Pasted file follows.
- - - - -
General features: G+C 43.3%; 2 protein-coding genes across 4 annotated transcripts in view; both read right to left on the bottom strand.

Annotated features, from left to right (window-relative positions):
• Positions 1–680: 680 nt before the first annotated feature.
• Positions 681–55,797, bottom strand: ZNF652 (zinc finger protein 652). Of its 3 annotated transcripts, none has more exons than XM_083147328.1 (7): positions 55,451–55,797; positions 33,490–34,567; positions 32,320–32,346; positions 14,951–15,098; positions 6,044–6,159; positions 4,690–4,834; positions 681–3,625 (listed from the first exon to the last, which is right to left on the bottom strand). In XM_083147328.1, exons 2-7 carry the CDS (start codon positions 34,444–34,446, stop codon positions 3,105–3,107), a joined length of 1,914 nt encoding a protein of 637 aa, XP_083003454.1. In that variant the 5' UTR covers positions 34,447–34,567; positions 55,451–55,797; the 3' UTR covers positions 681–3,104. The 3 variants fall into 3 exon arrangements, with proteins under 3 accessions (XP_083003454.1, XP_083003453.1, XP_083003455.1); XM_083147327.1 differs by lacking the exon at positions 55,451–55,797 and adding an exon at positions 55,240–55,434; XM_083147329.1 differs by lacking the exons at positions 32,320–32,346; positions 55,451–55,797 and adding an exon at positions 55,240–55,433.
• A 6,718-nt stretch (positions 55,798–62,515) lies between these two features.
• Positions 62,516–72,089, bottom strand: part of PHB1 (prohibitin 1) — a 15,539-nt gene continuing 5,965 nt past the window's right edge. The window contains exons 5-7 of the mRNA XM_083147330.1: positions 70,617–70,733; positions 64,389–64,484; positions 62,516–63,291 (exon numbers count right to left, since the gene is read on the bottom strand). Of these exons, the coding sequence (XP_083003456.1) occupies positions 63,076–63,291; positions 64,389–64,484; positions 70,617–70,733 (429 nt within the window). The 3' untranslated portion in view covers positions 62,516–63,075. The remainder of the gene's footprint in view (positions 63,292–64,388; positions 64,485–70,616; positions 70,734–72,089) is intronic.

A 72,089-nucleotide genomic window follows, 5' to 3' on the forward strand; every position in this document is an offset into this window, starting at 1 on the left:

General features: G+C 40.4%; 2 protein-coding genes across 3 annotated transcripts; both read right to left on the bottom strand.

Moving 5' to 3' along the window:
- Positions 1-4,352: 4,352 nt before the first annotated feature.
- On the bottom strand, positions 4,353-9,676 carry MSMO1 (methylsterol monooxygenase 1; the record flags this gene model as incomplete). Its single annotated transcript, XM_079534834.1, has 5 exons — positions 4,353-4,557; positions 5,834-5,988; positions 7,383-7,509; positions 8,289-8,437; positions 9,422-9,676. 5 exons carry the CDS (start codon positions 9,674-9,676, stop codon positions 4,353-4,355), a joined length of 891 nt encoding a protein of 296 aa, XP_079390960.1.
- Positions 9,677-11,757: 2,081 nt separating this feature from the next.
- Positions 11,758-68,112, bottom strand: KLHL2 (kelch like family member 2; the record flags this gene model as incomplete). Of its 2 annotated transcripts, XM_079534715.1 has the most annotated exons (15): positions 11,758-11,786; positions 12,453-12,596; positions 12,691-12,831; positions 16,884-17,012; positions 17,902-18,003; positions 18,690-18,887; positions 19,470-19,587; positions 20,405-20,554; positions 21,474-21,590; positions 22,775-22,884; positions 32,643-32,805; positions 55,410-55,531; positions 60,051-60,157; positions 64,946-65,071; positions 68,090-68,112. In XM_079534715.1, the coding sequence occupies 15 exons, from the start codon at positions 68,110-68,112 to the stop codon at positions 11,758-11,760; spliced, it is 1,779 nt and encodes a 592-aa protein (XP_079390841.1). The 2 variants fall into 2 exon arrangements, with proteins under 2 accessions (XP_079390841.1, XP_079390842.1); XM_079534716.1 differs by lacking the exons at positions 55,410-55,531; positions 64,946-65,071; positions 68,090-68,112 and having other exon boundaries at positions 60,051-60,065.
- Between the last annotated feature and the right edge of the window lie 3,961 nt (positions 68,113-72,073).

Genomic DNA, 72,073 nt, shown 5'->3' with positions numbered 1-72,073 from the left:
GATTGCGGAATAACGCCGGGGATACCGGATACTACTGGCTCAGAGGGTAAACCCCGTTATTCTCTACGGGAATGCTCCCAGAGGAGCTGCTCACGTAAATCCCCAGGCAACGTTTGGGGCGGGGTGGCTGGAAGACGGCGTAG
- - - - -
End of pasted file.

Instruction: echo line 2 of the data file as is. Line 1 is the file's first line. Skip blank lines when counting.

Annotated features, from left to right (window-relative positions):